Say this instead: “How can I support you?” Let her tell you what she needs from you.
"You’ve got this! Keep fighting!"
Such words imply “that I am not fighting hard enough,” says Alex Frenzel, advocate for the MD Anderson Advanced Breast Cancer Clinic. Frenzel has been living with Stage IV breast cancer since a recurrence in 2016 after 16 years of remission. “We all love the stories of people who ‘beat’ breast cancer because we need hope.” But, she says, the only way to truly ‘beat’ it is with “more research towards the ultimate goal of finding a cure to kill the beast.”
Say this instead: “You are not alone.” Because there’s strength in numbers.
"Maybe now you can go on with your life."
People want their sick friends to recover and move on. They don’t want to continue to hear about the latest scan, treatment or set-back. They want you to return to your normal old self, says Collins. “I truly believe people want to help you see the bright side. It is well-intentioned but misguided.”
Say this instead: “Are you up for my party? A walk in the park?....” Don’t stop inviting us, says Collins. “I tell my friends I don't want to be their 'cancer friend', I just want to continue being their friend.”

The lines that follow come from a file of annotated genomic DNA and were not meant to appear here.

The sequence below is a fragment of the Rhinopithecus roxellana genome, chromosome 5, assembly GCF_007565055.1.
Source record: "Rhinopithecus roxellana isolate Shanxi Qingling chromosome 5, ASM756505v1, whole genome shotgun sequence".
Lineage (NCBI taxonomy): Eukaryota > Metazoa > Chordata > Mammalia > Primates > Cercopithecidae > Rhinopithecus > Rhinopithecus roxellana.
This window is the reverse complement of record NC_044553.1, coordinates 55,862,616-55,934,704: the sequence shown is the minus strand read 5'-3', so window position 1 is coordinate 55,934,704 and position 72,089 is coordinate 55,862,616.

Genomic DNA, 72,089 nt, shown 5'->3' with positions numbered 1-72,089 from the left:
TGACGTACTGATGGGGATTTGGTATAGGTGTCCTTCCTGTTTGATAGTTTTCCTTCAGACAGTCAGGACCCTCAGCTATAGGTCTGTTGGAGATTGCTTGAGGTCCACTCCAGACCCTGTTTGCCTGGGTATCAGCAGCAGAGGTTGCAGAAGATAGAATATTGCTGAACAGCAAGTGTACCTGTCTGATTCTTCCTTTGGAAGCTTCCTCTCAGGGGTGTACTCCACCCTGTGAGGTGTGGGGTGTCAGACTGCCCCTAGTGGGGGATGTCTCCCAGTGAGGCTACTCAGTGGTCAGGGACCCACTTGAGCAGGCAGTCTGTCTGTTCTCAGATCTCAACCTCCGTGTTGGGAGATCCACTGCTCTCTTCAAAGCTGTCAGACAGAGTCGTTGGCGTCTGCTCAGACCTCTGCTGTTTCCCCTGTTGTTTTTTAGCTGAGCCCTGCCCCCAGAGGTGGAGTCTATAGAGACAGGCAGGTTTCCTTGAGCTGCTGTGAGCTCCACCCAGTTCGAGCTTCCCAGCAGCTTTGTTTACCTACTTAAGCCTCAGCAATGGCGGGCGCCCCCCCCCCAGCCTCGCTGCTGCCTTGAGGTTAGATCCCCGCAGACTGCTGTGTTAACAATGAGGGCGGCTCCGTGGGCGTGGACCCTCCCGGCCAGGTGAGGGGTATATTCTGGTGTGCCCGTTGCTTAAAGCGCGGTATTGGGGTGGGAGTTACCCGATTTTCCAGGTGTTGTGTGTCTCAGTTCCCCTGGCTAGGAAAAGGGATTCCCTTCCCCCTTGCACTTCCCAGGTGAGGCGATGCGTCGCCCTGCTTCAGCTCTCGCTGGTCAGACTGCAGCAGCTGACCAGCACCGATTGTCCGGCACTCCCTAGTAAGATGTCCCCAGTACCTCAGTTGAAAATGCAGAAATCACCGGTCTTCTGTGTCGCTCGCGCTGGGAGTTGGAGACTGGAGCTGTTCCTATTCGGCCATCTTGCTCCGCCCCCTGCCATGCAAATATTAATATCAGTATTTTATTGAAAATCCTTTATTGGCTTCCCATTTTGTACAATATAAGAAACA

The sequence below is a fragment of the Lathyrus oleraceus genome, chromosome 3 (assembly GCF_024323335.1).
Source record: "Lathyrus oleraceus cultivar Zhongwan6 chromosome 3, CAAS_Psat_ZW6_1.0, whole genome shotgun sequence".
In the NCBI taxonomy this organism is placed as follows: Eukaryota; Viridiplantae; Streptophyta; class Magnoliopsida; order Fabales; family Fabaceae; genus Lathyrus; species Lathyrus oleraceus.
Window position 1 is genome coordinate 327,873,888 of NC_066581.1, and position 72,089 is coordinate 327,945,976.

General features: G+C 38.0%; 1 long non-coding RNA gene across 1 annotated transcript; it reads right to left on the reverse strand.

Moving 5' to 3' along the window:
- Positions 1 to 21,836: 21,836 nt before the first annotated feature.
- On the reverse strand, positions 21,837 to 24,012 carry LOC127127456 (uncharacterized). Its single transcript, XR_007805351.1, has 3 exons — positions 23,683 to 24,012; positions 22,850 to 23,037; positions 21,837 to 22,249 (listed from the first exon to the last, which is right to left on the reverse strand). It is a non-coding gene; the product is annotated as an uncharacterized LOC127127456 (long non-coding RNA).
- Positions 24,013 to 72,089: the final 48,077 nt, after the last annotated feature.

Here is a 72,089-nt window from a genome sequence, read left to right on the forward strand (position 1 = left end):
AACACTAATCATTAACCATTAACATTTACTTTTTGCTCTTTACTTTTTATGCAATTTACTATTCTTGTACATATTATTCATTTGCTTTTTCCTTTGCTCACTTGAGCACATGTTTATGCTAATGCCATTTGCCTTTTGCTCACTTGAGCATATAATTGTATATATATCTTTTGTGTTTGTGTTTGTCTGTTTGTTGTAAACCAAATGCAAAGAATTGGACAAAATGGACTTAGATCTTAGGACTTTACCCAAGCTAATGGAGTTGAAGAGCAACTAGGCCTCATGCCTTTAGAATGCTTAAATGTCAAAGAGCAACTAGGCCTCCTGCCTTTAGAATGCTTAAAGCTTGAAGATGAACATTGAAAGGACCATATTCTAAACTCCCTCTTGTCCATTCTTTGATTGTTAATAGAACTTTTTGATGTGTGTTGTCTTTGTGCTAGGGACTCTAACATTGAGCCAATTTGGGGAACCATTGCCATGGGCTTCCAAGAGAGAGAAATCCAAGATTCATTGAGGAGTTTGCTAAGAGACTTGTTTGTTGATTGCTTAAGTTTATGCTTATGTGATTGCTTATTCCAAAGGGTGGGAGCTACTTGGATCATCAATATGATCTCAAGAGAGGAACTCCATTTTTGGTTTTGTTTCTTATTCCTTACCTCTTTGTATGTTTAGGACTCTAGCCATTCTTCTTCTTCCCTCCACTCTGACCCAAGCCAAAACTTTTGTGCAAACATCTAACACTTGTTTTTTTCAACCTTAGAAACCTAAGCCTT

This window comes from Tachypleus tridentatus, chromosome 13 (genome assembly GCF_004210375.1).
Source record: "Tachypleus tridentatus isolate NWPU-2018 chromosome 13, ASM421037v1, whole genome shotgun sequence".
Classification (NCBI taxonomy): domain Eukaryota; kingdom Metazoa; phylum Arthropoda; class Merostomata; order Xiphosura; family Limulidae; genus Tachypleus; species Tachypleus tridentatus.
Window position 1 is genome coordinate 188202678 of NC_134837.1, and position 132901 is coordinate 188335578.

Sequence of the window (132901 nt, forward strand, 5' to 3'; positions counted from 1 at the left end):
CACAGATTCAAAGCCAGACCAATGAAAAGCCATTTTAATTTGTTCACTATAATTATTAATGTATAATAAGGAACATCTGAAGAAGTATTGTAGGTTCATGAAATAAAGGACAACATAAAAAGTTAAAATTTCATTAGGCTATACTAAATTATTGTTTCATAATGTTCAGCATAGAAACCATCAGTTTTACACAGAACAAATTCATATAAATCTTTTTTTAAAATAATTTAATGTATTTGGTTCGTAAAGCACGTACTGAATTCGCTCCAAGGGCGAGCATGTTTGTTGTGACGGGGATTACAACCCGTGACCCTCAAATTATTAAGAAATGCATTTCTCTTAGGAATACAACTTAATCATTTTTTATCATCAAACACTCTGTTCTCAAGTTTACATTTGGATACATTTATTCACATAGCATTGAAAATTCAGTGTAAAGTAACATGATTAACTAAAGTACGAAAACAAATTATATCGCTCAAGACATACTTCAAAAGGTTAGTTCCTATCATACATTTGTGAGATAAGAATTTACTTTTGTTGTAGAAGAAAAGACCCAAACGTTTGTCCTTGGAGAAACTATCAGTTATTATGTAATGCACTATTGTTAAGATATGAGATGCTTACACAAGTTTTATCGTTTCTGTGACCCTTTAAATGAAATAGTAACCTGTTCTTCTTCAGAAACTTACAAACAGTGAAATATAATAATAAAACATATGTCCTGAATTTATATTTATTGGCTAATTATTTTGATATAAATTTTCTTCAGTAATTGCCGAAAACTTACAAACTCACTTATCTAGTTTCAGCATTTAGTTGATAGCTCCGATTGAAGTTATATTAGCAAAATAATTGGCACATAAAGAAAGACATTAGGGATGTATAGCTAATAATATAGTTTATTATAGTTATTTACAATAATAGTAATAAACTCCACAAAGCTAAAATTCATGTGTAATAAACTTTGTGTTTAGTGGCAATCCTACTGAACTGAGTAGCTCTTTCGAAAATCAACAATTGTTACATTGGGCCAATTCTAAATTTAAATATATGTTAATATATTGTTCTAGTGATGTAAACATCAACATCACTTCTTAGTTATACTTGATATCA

"We are all going to die someday."
Ummm…well, yes, but it’s important to remember that there are MBC survivors like Sheppard who live decades and studies show that women with metastatic disease are indeed living longer.
But Frenzel truly hates when people recite the cliché that anyone could get hit by a truck and die today. Her response: “Right now I have a big truck with a sad face bearing down on me and I am struggling to get out of the way. How about you?"
Say this instead: “That must be hard.” Simply acknowledging the fact that your friend or family member fears what the future might hold, is ironically comforting.